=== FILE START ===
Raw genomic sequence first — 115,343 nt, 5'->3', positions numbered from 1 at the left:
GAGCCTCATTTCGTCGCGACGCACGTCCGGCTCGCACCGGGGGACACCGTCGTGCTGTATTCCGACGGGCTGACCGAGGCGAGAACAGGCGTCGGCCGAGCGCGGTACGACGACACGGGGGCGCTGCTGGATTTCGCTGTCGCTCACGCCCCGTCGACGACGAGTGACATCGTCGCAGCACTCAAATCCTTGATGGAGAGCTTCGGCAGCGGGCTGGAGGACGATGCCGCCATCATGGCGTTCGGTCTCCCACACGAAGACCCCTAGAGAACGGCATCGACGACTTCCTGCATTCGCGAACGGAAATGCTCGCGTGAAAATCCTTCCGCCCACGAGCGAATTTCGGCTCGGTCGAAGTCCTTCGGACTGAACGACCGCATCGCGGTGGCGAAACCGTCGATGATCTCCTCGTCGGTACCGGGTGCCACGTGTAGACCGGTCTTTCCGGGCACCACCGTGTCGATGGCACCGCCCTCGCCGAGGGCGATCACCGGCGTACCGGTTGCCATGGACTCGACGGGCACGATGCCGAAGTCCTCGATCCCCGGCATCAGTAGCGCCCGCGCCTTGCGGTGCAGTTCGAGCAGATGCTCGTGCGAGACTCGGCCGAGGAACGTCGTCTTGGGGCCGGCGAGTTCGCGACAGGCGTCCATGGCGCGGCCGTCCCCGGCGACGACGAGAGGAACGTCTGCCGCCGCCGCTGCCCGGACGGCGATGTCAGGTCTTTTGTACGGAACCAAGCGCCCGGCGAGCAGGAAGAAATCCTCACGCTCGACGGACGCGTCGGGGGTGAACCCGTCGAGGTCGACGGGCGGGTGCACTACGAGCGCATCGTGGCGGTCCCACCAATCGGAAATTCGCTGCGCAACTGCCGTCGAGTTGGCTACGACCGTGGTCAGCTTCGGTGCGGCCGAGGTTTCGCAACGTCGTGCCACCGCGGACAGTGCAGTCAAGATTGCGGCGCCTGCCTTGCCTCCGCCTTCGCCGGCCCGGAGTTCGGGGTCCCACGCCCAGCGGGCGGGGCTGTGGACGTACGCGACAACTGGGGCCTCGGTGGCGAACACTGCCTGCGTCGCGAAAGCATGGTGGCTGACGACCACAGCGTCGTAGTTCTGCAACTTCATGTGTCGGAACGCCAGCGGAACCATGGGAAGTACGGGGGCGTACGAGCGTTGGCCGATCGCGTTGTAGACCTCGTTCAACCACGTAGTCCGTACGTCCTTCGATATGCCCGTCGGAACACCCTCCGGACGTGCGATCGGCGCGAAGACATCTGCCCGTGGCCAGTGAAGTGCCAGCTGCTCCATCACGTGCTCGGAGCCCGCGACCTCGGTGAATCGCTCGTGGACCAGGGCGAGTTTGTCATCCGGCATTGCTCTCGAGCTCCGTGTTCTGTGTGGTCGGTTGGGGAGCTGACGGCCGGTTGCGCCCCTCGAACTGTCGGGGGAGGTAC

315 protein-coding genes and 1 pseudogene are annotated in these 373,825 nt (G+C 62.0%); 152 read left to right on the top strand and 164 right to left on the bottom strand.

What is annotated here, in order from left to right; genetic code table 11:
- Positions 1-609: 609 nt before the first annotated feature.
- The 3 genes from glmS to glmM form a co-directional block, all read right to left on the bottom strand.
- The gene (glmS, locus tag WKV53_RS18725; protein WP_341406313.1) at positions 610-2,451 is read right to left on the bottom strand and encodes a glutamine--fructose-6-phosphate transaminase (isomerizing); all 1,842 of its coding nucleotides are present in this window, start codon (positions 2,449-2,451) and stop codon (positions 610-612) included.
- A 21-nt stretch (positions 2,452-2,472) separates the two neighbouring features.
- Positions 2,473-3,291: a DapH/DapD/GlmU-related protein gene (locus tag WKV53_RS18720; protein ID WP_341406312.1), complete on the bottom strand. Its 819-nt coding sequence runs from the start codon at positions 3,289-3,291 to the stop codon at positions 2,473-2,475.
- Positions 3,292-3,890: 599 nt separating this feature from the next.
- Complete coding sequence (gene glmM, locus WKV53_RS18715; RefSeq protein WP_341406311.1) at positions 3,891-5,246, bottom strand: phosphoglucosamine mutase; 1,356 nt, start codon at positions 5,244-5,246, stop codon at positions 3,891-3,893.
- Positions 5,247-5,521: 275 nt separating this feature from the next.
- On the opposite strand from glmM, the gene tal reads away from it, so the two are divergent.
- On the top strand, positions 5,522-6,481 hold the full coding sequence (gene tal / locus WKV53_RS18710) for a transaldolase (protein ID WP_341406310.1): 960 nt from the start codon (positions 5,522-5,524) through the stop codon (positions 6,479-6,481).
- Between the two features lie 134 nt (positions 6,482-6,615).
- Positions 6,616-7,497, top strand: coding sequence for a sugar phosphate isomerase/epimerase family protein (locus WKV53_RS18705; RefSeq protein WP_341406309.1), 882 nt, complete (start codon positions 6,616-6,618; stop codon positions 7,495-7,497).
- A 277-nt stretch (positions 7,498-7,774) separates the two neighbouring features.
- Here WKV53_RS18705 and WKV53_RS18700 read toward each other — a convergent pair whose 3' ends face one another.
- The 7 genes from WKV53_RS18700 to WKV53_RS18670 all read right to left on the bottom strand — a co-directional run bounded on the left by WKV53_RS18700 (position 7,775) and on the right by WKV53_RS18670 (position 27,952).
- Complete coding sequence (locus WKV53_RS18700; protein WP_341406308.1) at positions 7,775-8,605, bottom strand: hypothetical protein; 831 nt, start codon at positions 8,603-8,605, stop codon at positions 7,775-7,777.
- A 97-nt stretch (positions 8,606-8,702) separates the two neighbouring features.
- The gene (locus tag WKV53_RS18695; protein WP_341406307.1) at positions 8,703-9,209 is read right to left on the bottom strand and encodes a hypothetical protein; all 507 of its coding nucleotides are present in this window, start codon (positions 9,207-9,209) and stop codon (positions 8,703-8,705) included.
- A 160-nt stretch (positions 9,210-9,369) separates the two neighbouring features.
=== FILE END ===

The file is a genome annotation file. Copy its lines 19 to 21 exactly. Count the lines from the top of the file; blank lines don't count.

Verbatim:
- The 7 genes from WKV53_RS18700 to WKV53_RS18670 all read right to left on the bottom strand — a co-directional run bounded on the left by WKV53_RS18700 (position 7,775) and on the right by WKV53_RS18670 (position 27,952).
- Complete coding sequence (locus WKV53_RS18700; protein WP_341406308.1) at positions 7,775-8,605, bottom strand: hypothetical protein; 831 nt, start codon at positions 8,603-8,605, stop codon at positions 7,775-7,777.
- A 97-nt stretch (positions 8,606-8,702) separates the two neighbouring features.